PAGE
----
Newsletter editor Lily here. I’m back with my first intro of 2019! Hello!
To re-introduce myself to new newsletter subscribers, Sarah typically writes these intros and I write all of the other content you see in these newsletters every day. A lot of the writing I post below also comes from many of our wonderful Mama Bears, so if you see an article you think would be great or have a recommendation or call to action, you can email me at lily(at)chairmanmom(dot)com.
Onto today’s intro.
Recently, I feel like a switch has flipped. I don’t exactly know how to categorize it yet, and I can’t tell how much of it is being a young and very vocal feminist woman in this current American hellscape versus how much of it is my birthday coming up in a few months and feeling a little bit older and wiser. But lately, I’ve seen a pattern emerging: I’m noticing the seemingly tiny sexist norms we’ve all come to abide by more and more, and I’m becoming increasingly aggravated by every single one of them.
As an adult child of divorce with extended family in town, I spent quite a bit of my two-week vacation over the holidays back at home taking part in a number of different family outings and events. In particular, my dad’s serious girlfriend has a daughter who’s getting married this spring, and the happy couple had a joint shower to celebrate.
The shower itself was fun—love me a cheese plate (and this shower had three of them). But when it came to the end of the night and it was time to wrap up a party that had 40-50 attendees, I saw something we’re all pretty familiar with: A group of 5-7 women left were bustling around trying to clean up the house while all of the men (save my dad and the groom-to-be) were watching a football game. And even worse, more than one of these guys had the audacity to make a “joke” about a “women’s place” while they were sipping more beers and eating more snacks that the women were expected to clean up.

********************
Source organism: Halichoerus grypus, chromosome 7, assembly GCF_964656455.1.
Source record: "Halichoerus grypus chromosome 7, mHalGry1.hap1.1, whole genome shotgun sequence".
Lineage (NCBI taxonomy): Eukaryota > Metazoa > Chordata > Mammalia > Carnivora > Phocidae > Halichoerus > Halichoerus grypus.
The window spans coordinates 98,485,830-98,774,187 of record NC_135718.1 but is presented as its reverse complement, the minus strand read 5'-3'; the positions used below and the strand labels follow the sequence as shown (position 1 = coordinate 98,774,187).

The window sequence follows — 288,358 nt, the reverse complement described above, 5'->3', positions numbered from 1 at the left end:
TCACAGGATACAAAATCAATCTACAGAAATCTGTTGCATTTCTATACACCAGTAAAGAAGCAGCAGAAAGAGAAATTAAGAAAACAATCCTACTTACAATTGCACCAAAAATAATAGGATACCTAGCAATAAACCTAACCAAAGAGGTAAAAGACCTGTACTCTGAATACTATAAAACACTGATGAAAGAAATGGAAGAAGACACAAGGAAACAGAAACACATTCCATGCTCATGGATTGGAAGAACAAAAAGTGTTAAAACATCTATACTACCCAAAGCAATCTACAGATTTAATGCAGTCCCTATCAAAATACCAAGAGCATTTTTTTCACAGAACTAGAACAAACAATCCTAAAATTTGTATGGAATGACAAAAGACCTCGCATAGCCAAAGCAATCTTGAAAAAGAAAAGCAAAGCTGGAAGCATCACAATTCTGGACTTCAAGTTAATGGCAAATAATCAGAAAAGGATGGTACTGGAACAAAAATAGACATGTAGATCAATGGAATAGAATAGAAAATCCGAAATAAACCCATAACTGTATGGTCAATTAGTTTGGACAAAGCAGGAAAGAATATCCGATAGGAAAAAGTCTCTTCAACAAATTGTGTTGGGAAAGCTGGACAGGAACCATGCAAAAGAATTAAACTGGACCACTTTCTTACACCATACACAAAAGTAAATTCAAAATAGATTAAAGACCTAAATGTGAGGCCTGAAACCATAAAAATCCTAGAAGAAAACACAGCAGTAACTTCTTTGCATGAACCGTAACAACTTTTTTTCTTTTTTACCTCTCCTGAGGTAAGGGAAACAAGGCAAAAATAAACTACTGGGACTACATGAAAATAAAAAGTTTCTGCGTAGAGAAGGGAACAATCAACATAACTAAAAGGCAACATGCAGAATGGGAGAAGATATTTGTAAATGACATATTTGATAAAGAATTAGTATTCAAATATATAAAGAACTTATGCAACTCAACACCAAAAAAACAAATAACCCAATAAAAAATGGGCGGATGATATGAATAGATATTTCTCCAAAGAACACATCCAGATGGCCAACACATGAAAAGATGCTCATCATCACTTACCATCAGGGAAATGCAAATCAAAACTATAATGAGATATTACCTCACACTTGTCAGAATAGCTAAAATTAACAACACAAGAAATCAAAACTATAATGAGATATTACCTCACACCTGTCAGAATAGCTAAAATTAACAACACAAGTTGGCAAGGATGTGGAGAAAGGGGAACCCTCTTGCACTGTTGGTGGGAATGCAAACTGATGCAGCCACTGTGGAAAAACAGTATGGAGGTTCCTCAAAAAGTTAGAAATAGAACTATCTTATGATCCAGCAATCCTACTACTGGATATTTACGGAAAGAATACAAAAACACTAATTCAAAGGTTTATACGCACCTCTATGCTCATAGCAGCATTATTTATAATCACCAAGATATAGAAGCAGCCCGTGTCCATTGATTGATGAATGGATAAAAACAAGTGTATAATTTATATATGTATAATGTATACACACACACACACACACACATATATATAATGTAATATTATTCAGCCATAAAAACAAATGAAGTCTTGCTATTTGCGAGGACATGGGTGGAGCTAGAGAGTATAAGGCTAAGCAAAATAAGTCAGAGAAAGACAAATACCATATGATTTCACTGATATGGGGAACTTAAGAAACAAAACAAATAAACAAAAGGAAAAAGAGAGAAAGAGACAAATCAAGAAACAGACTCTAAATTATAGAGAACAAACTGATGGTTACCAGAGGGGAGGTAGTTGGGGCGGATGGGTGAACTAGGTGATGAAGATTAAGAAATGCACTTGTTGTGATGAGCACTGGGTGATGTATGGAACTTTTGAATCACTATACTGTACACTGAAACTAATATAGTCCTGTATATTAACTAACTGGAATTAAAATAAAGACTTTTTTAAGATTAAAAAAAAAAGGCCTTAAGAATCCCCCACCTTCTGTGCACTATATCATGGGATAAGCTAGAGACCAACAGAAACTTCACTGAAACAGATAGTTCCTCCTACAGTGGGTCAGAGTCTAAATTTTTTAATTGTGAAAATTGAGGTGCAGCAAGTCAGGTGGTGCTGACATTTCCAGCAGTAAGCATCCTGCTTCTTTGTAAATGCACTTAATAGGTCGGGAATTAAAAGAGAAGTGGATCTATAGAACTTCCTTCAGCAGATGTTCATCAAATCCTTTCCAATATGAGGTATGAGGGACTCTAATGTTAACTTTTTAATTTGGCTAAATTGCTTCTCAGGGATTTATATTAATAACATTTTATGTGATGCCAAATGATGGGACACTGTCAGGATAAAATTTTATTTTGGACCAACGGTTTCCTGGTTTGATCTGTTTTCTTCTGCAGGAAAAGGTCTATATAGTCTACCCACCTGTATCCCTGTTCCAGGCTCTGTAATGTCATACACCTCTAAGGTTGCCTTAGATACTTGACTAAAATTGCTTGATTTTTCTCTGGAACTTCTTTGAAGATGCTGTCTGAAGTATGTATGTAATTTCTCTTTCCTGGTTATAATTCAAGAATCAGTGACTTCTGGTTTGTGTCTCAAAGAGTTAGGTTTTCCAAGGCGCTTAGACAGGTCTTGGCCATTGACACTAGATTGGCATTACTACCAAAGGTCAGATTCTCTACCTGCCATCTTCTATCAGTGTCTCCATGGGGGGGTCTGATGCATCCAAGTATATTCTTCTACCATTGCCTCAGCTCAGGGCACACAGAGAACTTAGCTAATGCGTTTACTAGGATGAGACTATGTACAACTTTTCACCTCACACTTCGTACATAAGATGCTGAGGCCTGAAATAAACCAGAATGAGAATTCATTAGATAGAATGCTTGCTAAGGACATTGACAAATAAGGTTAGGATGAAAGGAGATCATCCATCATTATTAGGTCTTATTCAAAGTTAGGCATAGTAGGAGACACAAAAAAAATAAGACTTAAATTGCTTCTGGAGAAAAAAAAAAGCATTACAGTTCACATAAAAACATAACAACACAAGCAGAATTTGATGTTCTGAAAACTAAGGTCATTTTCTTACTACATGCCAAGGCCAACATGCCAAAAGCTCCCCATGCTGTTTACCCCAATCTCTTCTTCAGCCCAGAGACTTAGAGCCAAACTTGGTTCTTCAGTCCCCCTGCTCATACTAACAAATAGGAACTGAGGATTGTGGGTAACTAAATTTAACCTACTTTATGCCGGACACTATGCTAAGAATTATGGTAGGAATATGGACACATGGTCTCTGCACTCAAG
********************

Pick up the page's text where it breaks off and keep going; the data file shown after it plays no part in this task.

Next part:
Are you freaking SERIOUS?
I made a few neutral comments to see if I could, uh, get the men off the damn couch. But aside from throwing away their own plates, they seemed pretty hellbent on just sitting there and watching a bad football game. None of the women also seemed to notice or say anything either.
Obviously, it’s hard for me to change the behaviors of the conservative friends and family of a couple I don’t know well. But it did once again strengthen my resolve to point out these small situations more frequently and correct the behavior as I see it, especially in myself or people I’m close to.
I don’t mind cleaning up after a party; that’s a nice thing to do. But I sure as hell believe every guy there needs to be putting away leftovers, throwing out trash, and washing dishes. I’m over this crap. I’m sure all of you are too.